“Over there you will find a small island worth exploring,” the man said, hand darting towards the edge of a coast. “Right there,” he pressed on when I seemed confused. “You’ll find it near the beach, a land bridge will bring you there on high tide.”
When I followed his gaze that afternoon at Samal Island, Davao del Norte, I saw a smaller island at the tip of a white sand bar.
“Do you see it?” the man said excitedly. I did of course. My students saw it before me, and they already had put down their bags on a small shack where we would take our lunch, and headed to the white sand beach, the property of the Ateneo de Davao University.
Not far from this beach is the St. Ignatius Spirituality Center (SISC). It is a retreat facility in Barangay Adecor, in the Island Garden City of Samal (IGACOS). The center is dedicated for the formation of the AdDU’s personnel in the spirituality of St. Ignatius of Loyola, exclusively for a three, five, or an eight-day individual retreat. But we didn’t go there.
A quick walk from the shack is the long white sand-and-coral bar. Walking toward the smaller island requires aqua shoes, or the least that we’ve got was our flip-flops. We were very careful not to disturb the rich marine life of various corals, starfishes of orange, blue and brown, the more exotic brittle stars and sea urchins.
But it was the sea urchin that got into the feet of Jiggy, one of our students. Unfortunately, there was no vinegar available. Since we couldn’t find a better way to dissolve the calcareous material of the spines, we decided on a more natural way – urine. We suggested that his group of friends be those who would supply the much-needed pee. And of course, adolescents — you know them — they said yes with enthusiasm and mischief. “At last,” they said, “we can tell the world we peed on you!”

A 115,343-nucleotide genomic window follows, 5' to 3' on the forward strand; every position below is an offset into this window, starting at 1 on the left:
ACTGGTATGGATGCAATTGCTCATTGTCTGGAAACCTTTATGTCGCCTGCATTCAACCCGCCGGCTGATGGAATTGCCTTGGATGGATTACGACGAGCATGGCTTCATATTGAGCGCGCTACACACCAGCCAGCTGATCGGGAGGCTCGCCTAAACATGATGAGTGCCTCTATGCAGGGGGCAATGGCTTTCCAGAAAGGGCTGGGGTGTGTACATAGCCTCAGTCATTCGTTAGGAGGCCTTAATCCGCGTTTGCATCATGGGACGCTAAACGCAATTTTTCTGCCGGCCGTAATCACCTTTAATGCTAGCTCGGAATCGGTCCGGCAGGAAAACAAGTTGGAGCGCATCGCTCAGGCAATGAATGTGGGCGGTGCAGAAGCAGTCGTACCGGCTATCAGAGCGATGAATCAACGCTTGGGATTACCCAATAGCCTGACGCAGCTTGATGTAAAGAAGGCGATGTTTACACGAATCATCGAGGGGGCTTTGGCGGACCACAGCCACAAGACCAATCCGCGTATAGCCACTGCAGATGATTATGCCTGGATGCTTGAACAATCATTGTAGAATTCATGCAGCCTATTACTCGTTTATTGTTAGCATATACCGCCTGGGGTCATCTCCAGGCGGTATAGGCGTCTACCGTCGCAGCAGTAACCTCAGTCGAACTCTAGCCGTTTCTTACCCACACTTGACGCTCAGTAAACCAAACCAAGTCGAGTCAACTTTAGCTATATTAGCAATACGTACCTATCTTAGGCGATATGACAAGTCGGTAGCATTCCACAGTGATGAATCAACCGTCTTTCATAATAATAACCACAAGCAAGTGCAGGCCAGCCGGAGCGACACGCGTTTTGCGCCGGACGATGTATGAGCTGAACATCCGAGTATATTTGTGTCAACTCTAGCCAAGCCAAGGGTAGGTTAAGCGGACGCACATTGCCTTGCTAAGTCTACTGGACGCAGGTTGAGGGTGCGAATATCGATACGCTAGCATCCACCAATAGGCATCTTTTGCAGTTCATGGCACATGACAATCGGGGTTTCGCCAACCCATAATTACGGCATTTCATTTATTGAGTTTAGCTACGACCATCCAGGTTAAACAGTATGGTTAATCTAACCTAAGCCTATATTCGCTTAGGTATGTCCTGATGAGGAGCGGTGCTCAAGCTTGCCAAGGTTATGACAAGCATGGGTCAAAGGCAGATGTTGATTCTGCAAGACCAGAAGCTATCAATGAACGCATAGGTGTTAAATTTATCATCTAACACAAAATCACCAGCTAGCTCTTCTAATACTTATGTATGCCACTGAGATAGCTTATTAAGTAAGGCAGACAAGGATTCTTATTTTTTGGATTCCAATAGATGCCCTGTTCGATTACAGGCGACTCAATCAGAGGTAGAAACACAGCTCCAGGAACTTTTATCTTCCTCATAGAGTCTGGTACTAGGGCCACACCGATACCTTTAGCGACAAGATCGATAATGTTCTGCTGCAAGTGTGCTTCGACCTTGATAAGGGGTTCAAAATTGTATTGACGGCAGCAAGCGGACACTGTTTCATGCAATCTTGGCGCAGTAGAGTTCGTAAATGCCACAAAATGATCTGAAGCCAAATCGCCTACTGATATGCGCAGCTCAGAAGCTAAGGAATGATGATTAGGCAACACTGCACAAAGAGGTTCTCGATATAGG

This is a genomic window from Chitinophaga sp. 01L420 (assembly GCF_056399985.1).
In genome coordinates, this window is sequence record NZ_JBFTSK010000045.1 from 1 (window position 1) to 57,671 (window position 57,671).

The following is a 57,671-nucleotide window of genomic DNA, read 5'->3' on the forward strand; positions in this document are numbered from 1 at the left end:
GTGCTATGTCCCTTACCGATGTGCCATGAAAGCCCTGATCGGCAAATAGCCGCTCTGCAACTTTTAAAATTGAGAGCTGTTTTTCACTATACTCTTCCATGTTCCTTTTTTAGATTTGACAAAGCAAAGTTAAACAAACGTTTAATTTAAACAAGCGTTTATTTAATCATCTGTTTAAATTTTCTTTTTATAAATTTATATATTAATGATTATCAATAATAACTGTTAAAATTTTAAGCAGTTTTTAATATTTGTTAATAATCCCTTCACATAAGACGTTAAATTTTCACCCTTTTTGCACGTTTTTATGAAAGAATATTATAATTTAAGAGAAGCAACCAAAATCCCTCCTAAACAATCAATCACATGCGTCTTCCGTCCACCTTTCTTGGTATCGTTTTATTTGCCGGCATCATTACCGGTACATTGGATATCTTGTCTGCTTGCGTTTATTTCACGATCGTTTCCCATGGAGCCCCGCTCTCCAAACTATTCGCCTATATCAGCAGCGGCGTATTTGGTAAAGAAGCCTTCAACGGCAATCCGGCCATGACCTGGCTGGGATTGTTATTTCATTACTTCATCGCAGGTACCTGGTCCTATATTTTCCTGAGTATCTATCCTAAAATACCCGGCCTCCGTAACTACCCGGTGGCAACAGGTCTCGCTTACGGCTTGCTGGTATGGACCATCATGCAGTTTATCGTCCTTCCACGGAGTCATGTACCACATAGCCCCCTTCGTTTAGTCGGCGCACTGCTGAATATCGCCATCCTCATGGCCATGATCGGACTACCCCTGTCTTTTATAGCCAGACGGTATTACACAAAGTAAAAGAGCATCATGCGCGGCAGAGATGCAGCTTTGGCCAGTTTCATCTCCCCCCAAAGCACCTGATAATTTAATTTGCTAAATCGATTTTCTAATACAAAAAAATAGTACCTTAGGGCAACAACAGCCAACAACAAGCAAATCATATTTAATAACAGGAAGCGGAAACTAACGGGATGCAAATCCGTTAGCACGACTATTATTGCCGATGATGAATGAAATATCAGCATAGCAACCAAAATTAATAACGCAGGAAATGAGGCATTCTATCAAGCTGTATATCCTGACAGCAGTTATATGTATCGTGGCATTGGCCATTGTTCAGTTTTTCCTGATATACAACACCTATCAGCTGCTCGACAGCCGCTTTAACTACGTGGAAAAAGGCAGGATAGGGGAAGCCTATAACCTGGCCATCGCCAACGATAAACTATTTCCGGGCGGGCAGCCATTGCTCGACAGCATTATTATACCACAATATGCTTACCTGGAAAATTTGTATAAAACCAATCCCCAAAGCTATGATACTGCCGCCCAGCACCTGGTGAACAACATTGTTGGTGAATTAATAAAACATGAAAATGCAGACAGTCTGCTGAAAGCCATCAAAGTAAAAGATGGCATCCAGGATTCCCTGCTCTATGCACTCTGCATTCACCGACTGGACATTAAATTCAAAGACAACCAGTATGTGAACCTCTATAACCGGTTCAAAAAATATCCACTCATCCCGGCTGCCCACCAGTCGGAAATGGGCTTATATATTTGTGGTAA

We inched our way towards the island. But when we got there, the tide was rising. We decided not to proceed. It was only a small limestone island and that was about it. Besides, we were not assured that our students would be able to return safely. So taking a few minutes swimming in the shallower part of the sand bar, we headed back to the beach. We were told that we have to reach Davao City at 3PM, or else the sea would be rough and it would be a challenge to navigate all of us to safety.
Here are the photos taken by Mr. Bok Pioquid of the Christian Service Involvement Program (CSIP). Enjoy!